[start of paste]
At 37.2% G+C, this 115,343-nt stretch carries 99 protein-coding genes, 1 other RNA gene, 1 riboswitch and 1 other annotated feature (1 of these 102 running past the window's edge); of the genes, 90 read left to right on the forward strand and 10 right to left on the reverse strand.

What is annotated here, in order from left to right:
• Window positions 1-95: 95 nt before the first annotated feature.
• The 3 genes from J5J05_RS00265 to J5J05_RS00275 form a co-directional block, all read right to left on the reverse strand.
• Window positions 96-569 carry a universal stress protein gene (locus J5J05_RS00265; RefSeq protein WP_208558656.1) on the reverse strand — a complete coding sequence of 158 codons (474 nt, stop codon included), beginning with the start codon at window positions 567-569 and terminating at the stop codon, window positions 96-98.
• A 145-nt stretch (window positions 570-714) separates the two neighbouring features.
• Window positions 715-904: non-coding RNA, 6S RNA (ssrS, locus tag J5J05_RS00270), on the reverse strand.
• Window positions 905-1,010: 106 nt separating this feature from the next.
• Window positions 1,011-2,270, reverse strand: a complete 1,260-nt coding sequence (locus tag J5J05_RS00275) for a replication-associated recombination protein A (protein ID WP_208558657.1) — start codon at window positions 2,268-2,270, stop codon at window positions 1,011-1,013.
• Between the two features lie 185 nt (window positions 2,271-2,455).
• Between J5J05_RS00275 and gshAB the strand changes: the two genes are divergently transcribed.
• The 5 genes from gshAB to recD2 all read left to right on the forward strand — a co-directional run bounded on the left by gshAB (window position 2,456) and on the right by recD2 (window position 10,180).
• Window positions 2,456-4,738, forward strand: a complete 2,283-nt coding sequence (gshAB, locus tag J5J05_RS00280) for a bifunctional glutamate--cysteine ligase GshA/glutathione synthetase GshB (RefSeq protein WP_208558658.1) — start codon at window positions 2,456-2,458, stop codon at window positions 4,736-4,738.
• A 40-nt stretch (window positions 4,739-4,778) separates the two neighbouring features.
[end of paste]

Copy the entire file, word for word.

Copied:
At 37.2% G+C, this 115,343-nt stretch carries 99 protein-coding genes, 1 other RNA gene, 1 riboswitch and 1 other annotated feature (1 of these 102 running past the window's edge); of the genes, 90 read left to right on the forward strand and 10 right to left on the reverse strand.

What is annotated here, in order from left to right:
• Window positions 1-95: 95 nt before the first annotated feature.
• The 3 genes from J5J05_RS00265 to J5J05_RS00275 form a co-directional block, all read right to left on the reverse strand.
• Window positions 96-569 carry a universal stress protein gene (locus J5J05_RS00265; RefSeq protein WP_208558656.1) on the reverse strand — a complete coding sequence of 158 codons (474 nt, stop codon included), beginning with the start codon at window positions 567-569 and terminating at the stop codon, window positions 96-98.
• A 145-nt stretch (window positions 570-714) separates the two neighbouring features.
• Window positions 715-904: non-coding RNA, 6S RNA (ssrS, locus tag J5J05_RS00270), on the reverse strand.
• Window positions 905-1,010: 106 nt separating this feature from the next.
• Window positions 1,011-2,270, reverse strand: a complete 1,260-nt coding sequence (locus tag J5J05_RS00275) for a replication-associated recombination protein A (protein ID WP_208558657.1) — start codon at window positions 2,268-2,270, stop codon at window positions 1,011-1,013.
• Between the two features lie 185 nt (window positions 2,271-2,455).
• Between J5J05_RS00275 and gshAB the strand changes: the two genes are divergently transcribed.
• The 5 genes from gshAB to recD2 all read left to right on the forward strand — a co-directional run bounded on the left by gshAB (window position 2,456) and on the right by recD2 (window position 10,180).
• Window positions 2,456-4,738, forward strand: a complete 2,283-nt coding sequence (gshAB, locus tag J5J05_RS00280) for a bifunctional glutamate--cysteine ligase GshA/glutathione synthetase GshB (RefSeq protein WP_208558658.1) — start codon at window positions 2,456-2,458, stop codon at window positions 4,736-4,738.
• A 40-nt stretch (window positions 4,739-4,778) separates the two neighbouring features.